February 1, 2005｜Russia
General Director, JETRO Moscow
This year, Moscow is experiencing an unusually warm winter. This is the 11th winter that I have spent in Moscow, but this is the warmest winter I have ever experienced; there is hardly any snow in the city and the Moskva River has not frozen. Usually, the temperature falls on sunny days because of radiation cooling, but yesterday was a fine, spring-like day of the kind that we have had often recently.
Moving on to the topic at hand, the Russian economy continued to experience high growth in 2004. I do not yet have the economic performance figures for 2004 published by the government, but according to an interview I conducted at the Ministry of Economic Development and Trade at the end of last year, the real GDP growth rate was 6.8%. This was the sixth successive year of positive growth. This growth was driven by exports, consumer spending and capital investment. Imports also continued to surge, in response to expanding domestic demand (see the appended table).
Due to the runaway growth in the export price of crude oil, the current account balance recorded a surplus of $56.8 billion. Foreign currency and gold reserves built up from $77.1 billion at the beginning of the year to $124.5 billion at the end. There was also an increase in the balance of the stabilization fund, which sets aside increases in income from oil exports within the national accounts, rising to 522.3 billion rubles (about $18.8 billion) from 106 billion rubles (about $3.7 billion) at the beginning of the year.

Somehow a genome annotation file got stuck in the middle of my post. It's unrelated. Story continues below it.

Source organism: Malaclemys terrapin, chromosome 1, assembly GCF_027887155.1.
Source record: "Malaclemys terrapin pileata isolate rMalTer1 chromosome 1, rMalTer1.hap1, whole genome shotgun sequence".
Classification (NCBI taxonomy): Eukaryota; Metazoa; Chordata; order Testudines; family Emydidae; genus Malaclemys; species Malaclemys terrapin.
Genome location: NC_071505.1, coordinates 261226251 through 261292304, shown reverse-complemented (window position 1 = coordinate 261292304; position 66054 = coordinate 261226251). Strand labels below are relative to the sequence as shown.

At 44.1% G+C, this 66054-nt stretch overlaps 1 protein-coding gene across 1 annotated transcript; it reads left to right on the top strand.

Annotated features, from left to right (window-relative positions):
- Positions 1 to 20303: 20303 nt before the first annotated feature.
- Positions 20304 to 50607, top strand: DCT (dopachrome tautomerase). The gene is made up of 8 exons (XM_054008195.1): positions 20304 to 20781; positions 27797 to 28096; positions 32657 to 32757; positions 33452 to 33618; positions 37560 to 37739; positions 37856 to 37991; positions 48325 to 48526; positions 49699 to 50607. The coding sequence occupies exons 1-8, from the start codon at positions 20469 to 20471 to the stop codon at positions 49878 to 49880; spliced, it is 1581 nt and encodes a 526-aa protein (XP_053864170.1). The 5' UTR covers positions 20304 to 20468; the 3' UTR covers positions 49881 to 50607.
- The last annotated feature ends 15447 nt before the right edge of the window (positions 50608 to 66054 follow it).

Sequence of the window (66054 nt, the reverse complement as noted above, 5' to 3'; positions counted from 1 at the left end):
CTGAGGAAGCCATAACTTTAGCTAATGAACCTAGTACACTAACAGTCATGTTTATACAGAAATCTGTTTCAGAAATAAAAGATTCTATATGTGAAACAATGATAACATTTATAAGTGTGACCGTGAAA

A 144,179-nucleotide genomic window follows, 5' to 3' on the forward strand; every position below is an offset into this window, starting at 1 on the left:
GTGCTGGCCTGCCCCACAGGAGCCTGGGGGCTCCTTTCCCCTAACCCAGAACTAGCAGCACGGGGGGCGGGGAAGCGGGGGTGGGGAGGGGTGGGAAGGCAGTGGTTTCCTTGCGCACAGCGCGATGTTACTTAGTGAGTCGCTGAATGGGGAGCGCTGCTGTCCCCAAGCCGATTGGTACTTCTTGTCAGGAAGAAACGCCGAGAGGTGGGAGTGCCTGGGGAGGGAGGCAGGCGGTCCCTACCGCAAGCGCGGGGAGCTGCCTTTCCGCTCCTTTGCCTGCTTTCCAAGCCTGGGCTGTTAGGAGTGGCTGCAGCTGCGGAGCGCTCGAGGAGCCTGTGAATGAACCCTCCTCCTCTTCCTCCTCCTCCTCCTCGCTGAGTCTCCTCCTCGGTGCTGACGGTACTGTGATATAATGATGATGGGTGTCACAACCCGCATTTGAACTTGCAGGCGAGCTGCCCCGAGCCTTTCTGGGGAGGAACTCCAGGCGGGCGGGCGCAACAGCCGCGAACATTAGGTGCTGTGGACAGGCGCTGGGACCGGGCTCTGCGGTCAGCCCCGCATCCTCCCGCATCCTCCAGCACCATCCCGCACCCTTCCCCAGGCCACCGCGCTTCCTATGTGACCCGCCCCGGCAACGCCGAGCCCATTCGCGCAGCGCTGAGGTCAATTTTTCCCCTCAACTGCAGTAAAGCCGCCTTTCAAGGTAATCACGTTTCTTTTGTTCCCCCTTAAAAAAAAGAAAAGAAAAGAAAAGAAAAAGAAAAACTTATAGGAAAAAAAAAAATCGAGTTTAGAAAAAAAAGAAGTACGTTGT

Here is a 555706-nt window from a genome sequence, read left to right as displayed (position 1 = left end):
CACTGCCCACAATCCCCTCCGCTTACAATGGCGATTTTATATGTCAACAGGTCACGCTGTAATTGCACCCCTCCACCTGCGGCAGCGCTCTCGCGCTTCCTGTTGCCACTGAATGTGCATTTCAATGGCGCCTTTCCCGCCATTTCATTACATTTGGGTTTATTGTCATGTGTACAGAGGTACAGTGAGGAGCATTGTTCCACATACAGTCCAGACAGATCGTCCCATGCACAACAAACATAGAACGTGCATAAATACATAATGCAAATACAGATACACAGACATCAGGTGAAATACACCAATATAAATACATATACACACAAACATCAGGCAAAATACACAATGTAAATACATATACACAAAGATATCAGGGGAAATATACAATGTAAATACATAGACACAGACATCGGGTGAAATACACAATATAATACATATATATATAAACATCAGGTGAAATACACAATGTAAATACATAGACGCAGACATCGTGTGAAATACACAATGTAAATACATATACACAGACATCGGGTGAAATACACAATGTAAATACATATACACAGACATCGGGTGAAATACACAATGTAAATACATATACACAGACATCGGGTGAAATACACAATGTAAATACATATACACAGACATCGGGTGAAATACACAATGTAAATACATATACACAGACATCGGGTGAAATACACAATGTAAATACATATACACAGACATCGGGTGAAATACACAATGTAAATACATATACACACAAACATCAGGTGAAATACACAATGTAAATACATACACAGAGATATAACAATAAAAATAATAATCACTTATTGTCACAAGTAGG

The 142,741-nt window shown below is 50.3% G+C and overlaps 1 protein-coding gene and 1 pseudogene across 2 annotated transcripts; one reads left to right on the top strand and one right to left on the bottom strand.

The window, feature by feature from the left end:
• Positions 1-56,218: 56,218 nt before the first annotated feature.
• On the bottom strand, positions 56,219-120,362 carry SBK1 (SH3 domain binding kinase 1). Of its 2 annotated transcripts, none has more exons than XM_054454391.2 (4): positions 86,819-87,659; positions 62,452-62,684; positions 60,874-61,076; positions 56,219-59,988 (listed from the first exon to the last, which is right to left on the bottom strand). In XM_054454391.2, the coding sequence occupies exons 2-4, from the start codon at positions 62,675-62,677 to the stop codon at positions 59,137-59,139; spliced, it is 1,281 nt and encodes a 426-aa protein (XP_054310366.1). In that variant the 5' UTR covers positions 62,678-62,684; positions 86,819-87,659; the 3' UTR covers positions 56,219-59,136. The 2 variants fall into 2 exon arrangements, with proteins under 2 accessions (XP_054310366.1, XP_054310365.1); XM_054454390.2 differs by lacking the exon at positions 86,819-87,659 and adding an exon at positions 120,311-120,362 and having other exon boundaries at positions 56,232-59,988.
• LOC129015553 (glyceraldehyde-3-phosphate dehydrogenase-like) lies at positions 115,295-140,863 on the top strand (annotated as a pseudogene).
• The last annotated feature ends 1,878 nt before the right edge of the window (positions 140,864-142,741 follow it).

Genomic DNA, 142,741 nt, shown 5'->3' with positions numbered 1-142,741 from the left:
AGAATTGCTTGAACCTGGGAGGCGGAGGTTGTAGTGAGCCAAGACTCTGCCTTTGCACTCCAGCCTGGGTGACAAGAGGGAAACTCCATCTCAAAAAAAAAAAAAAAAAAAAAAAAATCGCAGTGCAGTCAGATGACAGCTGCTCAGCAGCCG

The huge level of consumer spending is clear for all to see. For example, with regard to cars, according to the trade press here, the number of big-name foreign brand cars sold in 2004 rose by approximately 80% compared with the previous year, increasing to almost 400,000. GM-AvtoVAZ of the US sold around 55,000 cars (an increase of 218% on the previous year), while Hyundai of the ROK sold around 51,000 (a 348% increase), crossing the 50,000 mark for the number of cars sold by a single manufacturer. Incidentally, both these companies assemble cars within Russia.
However, even though the Russian economy is experiencing a visible boom and is continuing to do well against the background of an increase in resource export earnings, a new dimension has emerged since the latter half of last year. Although the export price of oil is continuing to soar, something of a shadow has appeared on the horizon with regard to the economic growth rate. The full year economic growth rate for 2004, which was projected at 6.9% as of September 2004, was revised downwards to 6.8%. The growth in capital investment began to flag and, although this was not the sole reason, domestic production growth was lower than had been expected. On the other hand, in addition to exports, consumer spending continued to grow, while imports increased significantly, in order to fulfill domestic demand.
With regard to this new trend, President Putin said at his year-end press conference on 23rd December that, “the sluggish growth rate was the common denominator throughout Russia’s national economy during the latter half of this year. We should be concerned about this and pay special attention to the problem.”